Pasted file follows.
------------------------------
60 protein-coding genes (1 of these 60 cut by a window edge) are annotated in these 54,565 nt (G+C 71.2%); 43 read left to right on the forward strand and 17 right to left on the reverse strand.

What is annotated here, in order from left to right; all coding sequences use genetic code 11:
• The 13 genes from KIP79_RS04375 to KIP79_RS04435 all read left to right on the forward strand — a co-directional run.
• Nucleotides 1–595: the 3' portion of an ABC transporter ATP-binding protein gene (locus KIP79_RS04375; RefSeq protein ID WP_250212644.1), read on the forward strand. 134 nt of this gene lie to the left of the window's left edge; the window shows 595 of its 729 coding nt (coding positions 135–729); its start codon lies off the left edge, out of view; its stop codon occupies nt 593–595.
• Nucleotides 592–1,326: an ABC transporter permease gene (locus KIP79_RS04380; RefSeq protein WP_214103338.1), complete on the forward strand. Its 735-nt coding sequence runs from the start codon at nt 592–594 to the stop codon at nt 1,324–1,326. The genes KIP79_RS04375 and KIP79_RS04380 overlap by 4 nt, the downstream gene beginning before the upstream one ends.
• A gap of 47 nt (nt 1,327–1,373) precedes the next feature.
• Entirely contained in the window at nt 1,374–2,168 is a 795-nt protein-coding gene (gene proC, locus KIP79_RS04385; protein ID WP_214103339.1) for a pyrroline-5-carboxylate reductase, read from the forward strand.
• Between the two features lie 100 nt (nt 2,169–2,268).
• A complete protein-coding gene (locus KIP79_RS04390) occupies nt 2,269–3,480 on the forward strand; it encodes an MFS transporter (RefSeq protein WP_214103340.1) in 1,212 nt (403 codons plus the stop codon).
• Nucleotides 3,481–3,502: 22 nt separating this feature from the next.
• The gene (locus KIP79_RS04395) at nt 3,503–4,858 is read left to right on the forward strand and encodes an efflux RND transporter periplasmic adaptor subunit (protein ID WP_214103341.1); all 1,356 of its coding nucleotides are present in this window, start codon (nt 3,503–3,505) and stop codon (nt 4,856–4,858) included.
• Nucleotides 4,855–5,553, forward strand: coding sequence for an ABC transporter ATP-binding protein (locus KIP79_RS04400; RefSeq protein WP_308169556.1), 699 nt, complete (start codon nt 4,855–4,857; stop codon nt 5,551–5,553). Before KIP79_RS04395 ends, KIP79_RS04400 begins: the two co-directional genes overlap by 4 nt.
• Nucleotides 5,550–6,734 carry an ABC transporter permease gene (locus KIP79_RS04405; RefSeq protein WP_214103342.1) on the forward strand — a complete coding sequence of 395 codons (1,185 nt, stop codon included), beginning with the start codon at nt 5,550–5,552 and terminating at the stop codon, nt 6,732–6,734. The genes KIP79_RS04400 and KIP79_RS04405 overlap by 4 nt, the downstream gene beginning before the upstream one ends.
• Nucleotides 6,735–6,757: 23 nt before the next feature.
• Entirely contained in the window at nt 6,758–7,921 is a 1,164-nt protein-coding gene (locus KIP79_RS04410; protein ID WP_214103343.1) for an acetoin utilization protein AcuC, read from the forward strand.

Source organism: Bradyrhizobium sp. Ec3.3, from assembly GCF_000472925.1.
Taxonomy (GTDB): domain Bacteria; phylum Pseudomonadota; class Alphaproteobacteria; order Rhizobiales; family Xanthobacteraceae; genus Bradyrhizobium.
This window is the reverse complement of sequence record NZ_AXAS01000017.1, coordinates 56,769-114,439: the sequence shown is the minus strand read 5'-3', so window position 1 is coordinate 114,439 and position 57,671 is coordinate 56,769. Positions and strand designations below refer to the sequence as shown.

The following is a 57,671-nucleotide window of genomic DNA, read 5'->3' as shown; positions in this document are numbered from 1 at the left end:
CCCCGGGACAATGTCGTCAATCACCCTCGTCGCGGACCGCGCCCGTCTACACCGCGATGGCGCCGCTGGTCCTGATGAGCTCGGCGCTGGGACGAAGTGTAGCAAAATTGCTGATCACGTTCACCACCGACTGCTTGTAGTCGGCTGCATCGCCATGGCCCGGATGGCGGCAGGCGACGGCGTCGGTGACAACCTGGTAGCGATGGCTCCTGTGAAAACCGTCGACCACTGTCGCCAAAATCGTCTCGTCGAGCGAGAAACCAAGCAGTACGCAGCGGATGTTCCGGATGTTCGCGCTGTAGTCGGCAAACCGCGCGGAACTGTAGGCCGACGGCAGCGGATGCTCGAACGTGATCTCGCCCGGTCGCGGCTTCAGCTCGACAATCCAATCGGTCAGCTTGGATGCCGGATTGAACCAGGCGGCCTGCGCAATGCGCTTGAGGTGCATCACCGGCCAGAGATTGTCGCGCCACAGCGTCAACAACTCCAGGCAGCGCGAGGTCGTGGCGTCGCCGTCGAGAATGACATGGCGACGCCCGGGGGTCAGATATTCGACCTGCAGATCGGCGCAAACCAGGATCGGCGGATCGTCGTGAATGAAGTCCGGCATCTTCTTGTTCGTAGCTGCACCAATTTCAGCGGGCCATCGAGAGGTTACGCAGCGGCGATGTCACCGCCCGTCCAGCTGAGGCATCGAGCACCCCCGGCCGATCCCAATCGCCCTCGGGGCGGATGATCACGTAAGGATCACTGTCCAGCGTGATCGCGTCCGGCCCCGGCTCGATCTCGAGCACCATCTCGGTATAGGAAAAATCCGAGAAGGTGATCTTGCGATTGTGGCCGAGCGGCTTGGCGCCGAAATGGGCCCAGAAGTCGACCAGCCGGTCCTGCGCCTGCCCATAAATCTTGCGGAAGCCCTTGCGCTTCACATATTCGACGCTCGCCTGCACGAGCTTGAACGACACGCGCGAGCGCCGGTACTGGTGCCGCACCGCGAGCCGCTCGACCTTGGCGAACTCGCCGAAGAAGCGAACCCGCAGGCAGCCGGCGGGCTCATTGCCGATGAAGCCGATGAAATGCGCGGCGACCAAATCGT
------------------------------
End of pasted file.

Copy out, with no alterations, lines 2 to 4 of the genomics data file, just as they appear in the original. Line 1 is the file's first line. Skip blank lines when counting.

What is annotated here, in order from left to right; all coding sequences use genetic code 11:
• The 13 genes from KIP79_RS04375 to KIP79_RS04435 all read left to right on the forward strand — a co-directional run.
• Nucleotides 1–595: the 3' portion of an ABC transporter ATP-binding protein gene (locus KIP79_RS04375; RefSeq protein ID WP_250212644.1), read on the forward strand. 134 nt of this gene lie to the left of the window's left edge; the window shows 595 of its 729 coding nt (coding positions 135–729); its start codon lies off the left edge, out of view; its stop codon occupies nt 593–595.